Report Released at COP27 Gives a ‘Terminal Diagnosis’ for Summer Sea Ice
On November 7, the International Cryosphere Climate Initiative released its annual State of the Cryosphere Report at the international climate meeting, COP27, in Sharm-el-Sheikh, Egypt. This report presents troubling news of present and projected impacts on the world’s ice—which is of great importance to human society and ecosystems—but offers hope that future harms can be limited by rapid and sharp reductions in greenhouse gas emissions.
Last year at COP26, the first-ever State of the Cryosphere Report relayed the numerous threats that increasing emissions pose to the cryosphere, including what it termed “unstoppable rates of global sea-level rise.” Unfortunately, this year’s State of the Cryosphere Report has even more dire news, as reflected in its title, “Growing Losses, Global Impacts.” The report projects that total loss of Arctic summer sea ice in some years is now “inevitable.” And the arrival of this unprecedented condition is not remote—even with very low emissions, years where all of the Arctic’s summer sea ice disappears are likely to occur before 2050.
This “terminal diagnosis” of future events is coupled with additional irreversible impacts on other components of the cryosphere that have already been observed in the past year. These include the first recorded methane release due to global warming from a permafrost site, the first-ever September spike in Greenland surface melt, over 5% glacier ice loss this summer in the Alps, and rising ocean acidification marked by shell damage in the Arctic.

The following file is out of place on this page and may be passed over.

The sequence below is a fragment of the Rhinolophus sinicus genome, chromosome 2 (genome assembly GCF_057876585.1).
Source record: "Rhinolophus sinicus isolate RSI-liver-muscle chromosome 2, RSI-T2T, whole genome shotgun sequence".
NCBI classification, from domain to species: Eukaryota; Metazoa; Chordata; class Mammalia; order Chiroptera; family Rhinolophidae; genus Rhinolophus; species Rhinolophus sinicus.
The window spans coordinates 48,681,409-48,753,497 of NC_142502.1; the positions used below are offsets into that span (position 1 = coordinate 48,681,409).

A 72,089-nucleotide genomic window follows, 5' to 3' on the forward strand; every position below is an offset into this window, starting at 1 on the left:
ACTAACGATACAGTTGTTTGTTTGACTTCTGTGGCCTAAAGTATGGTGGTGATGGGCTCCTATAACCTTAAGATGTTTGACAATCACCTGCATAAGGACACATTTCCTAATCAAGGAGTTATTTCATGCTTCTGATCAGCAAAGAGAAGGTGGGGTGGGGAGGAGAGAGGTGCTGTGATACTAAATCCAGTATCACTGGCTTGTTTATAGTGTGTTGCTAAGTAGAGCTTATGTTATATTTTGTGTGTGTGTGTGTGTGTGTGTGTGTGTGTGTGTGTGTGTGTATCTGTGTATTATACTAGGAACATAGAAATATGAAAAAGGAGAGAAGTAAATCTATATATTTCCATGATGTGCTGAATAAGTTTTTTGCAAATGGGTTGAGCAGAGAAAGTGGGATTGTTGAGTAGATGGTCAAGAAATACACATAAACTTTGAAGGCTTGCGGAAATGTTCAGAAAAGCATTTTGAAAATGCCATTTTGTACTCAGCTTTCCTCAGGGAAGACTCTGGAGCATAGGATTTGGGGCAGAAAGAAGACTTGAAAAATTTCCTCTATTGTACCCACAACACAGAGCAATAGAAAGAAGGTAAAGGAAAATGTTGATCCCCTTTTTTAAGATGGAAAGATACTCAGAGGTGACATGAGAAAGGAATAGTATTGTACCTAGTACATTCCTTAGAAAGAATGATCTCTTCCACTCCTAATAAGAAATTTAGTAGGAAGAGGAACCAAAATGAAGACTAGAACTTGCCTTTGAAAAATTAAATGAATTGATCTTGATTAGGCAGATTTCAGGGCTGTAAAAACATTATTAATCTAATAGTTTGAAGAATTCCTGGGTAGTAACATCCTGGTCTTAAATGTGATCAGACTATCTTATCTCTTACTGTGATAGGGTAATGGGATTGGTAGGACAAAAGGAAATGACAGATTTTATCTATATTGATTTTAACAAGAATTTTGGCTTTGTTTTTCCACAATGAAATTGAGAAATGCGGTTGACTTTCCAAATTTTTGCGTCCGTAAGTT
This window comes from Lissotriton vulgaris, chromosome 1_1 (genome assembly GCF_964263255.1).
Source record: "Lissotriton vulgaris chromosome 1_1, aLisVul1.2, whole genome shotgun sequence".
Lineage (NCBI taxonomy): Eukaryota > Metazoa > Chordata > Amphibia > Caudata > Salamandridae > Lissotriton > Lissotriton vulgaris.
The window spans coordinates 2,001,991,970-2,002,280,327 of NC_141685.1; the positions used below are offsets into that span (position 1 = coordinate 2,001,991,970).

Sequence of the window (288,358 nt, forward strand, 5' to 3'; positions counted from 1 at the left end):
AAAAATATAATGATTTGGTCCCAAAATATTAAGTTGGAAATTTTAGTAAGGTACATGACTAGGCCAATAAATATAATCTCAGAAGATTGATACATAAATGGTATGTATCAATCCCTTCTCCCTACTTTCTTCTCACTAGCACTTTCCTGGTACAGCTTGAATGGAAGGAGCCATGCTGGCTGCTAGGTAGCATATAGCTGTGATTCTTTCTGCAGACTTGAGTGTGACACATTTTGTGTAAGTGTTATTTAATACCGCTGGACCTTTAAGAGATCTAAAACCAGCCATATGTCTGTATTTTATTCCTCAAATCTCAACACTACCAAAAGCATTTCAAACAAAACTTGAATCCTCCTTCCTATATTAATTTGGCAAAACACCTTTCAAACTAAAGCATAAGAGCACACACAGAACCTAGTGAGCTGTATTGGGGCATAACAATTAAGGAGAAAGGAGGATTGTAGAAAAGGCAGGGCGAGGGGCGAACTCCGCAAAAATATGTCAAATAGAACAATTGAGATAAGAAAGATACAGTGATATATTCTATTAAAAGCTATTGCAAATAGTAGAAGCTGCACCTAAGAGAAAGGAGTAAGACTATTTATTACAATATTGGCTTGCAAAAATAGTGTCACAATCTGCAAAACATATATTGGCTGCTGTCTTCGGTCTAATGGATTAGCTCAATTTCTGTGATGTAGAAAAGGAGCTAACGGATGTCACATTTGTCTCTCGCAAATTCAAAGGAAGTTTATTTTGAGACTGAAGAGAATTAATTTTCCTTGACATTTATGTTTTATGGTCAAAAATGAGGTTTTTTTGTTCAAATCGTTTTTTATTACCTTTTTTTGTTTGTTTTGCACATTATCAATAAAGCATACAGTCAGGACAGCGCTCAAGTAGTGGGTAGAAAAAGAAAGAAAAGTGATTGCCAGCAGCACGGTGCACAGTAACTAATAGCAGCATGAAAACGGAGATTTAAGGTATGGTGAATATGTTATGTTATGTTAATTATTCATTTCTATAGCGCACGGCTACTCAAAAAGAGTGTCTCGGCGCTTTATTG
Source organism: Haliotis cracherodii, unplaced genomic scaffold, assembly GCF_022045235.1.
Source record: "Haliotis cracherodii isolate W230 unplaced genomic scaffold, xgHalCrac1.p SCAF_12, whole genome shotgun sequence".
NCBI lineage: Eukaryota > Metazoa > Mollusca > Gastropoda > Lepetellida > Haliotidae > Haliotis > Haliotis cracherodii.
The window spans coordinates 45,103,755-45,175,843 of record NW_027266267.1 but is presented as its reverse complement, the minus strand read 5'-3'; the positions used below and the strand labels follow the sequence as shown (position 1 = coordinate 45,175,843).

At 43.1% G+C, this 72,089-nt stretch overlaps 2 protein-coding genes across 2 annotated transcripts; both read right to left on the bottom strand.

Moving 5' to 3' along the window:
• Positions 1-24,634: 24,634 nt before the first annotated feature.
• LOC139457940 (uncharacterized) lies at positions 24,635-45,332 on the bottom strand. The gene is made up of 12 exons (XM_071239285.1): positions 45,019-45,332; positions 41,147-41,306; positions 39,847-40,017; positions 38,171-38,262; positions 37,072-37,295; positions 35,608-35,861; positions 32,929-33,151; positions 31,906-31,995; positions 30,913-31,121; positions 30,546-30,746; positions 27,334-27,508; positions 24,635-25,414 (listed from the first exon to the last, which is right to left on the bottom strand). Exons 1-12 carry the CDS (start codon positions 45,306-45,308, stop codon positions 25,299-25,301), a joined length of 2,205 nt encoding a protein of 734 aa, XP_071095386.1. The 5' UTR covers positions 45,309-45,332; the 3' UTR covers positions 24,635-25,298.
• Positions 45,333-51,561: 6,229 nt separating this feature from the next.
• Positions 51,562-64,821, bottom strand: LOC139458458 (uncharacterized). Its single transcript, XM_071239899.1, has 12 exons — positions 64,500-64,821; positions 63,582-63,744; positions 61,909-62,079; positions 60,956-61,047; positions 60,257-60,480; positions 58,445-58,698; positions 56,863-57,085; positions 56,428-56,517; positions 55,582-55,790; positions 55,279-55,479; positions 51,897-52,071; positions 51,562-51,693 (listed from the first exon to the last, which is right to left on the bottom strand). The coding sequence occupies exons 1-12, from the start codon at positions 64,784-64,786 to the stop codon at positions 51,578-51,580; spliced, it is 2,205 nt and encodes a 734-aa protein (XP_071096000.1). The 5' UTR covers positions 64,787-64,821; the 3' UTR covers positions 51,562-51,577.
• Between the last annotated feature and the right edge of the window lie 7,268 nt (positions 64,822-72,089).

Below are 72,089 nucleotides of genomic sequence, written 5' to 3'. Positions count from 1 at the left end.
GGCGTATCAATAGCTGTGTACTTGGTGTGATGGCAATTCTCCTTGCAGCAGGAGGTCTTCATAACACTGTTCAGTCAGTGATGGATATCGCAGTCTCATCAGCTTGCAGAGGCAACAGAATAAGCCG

The shrinking cryosphere will have implications mostly for regions far from the poles, especially in coastal areas and communities far downstream of glaciers. These impacts can include sea level rise, increased risk of flooding, lower water supply, and total glacier loss outside the polar region. As detailed in last year’s State of the Cryosphere Report, some of these impacts — such as the potential collapse of the West Antarctic Ice Sheet — would be “devastating.” GlacierHub editor Ben Orlove—an author of the new report, the co-director of the MA Program in Climate and Society at the Columbia Climate School, and a professor at Columbia’s School of International and Public Affairs—stated that “new research confirms that glacier retreat is significantly exacerbating flood risk across densely populated regions, with particular severity in Asia.”
At the Cryosphere Pavilion at COP27, this “terminal diagnosis” and other impacts on the cryosphere were commemorated by the toppling of a totem representing the Earth’s snow and ice regions. A ceremony recognizing the “toppled totem” was held directly after with the participation of Arctic Youth, Indigenous people, and sea ice experts. Although the ceremony was somber in recognition that, as the report states, “we cannot prevent the future loss of this key cryosphere dynamic,” it emphasized the importance of emissions reductions following the 1.5°C limit established in the 2015 Paris Agreement to avoid even more severe cryospheric damage.
Orlove stated that “though it has been known for years that glaciers on every continent were shrinking, the pace of glacier retreat in 2022 was nonetheless astonishing, with unprecedented levels of glacier melt in the Alps and the Pyrenees, leading to cases of glacier collapse and severe exosystem loss.”
Despite these losses, Orlove remains cautiously optimistic. “New work that integrates field observations and models demonstrates that we still have time to preserve many glaciers if we transition in the very near future to low emission scenarios,” he said.
In this way, the cryosphere joins many other regions of the world—tropical forests, coral reefs, coastal zones, and agricultural and forest lands around the planet—calling for urgent rapid reductions in emissions.